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Aging well: 10 tips to avoid hospitalization

Adjust your living quarters and your social calendar

Happy couple walking with dog through the snow

There are many signs we may observe in our loved ones and in ourselves that signal a decline in health during our senior years. Admission into a hospital is often a major indication that dramatic changes need to be made in one’s health plan and daily lifestyle. However, early detection and observation can prevent this.

We’ve outlined some important steps you can start implementing into your daily lifestyle right now in order to avoid hospitalization in the future.

Scheduled physical activity to maintain strength and mobility

Getting enough physical exercise is key to our health and well being. Talk with your doctor to determine the optimal level and type of physical activity you or your loved one can accomplish successfully. Discuss with your loved one’s caregiver how you can incorporate more physical activities into their life. Exercise and movements that improve balance, strength and coordination are great methods to prevent falls as well as to promote overall physical confidence. If you or your loved one has injuries or limited mobility, ask your doctor or physiotherapist if they can customize a special exercise program for you. Ask someone to supervise exercise time to ensure safe and positive results.

Nutrition can support bone density, mental acuity

Maintaining a balanced diet will ensure you and your family member are getting the proper amount of vitamins and nutrients to develop optimal bone strength and to keep mental acuity sharp. Osteoporosis, loss of bone density and deterioration of bone tissue, is one of the leading causes of hip fracture. Making sure to prepare nutritious meals and snacks every day can help can help minimize the severity /impact(?) of falling.

Check out NND’s curated balanced soup recipes and healthy, tasty dishes you can make with Instant Pot.

Hire around-the-clock care

Looking after your loved ones and arranging around-the-clock supervision for them can help you keep a close eye on any physical and mental changes happening. Be sure to check in regularly with your senior family member to help you stay observant and take the right steps at the earliest signs of decline.

Clean house and de-clutter: Review living quarters for structural or design risks

Organizing you and your family member’s home into a safe environment can help reduce the risk of accidents and hazardous incidents. Easy fixes include: replacing rugs that slide easily with non-slip rugs, tightening up any hand-railings, installing ramps when necessary or where steep stairs once existed and making sure any low-lit rooms or hallways are brightened with new light fixtures. Getting rid of any extra clutter lying around can also help clear hallways and rooms to ensure safe movement throughout the home.

Plan day trips, dinner parties and simple adventures around town

Going on outings contributes to happier aging. One of the first symptoms seniors show during decline is withdrawal from activities. Take time to organize interesting outings with them such as lunch at their favorite restaurant, a walk in the park or a scenic drive to one of their favorite places. Loneliness is the leading cause of depression in seniors so finding ways to incorporate visits from friends and family members into their day is also a wonderful remedy to the blues.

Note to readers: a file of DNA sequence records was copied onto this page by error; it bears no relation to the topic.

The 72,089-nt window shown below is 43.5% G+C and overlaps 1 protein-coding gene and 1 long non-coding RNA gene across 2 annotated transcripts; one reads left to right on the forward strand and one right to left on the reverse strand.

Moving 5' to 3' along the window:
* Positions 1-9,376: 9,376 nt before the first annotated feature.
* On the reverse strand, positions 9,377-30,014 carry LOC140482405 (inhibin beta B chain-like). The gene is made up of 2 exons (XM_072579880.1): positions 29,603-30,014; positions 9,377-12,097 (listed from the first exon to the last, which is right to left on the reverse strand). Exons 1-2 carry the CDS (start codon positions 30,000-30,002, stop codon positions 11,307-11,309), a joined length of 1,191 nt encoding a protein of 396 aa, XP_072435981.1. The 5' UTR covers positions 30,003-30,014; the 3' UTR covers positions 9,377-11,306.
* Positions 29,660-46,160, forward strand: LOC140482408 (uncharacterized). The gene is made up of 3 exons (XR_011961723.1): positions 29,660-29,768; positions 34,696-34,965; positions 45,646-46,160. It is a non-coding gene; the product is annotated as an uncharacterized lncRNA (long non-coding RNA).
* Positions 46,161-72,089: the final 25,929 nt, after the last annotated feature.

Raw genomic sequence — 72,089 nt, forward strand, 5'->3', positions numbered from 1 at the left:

Manage medication and know what’s being prescribed

Speak to a doctor to see if your loved one is taking the right and proper amount of medications. If they are experiencing any symptoms with their current medications, it may be a sign they need to be changed or modified.

Support spouse of high needs elder with hired care

Spouses of the elderly often end up looking after their partner who needs continual care. This can lead to exhaustion, stress, burnout and health issues for themselves. Consider the option of arranging respite care or hire a caregiver to help you and your family navigate the new changes happening in your life. You will be able to give more of your time and energy in a positive way by taking breaks when necessary and arranging for care teams to assist you.

Keep skills sharp with a new hobby or group activity

Finding a hobby or interest is great for seniors. Talk with your loved one about which hobbies they’d like to try next. If possible, sign them up for a class or community activity like yoga, pottery or a morning walking club. Find creative ways to keep them engaged socially. It will make a huge difference in their well-being and life outlook as well as promote mental stimulation, satisfaction, purpose and happiness.

Prioritize socializing with others

Spending time with people you love is always a healthy idea. Find ways to encourage your loved one and senior friends to attend events and get-togethers. Social stimulation will keep them mentally sharp and will prevent loneliness, which can trigger a decline in health.

Do more of what makes you happy

Find that one special thing (or things) your senior used to love to do that made him or her happy and fulfilled and reincorporate it into their daily life. Take them to visit their family more often, arrange for a fun weekend get-away once or month or encourage them to start taking a new class or reading (listening) to a new book. Creating an environment for happier aging is the key to optimal well being and good health.

To learn more about our Homecare program at Medcan, please contact your nurse consultant at [email protected]  

If you book your Annual Health Assessment between January 9 and January 31, you will be entered for a chance to win your choice of one of the following add-ons: 10 personal training sessions; Liver Health Assessment; or Genetics and Genetic Counselling. 

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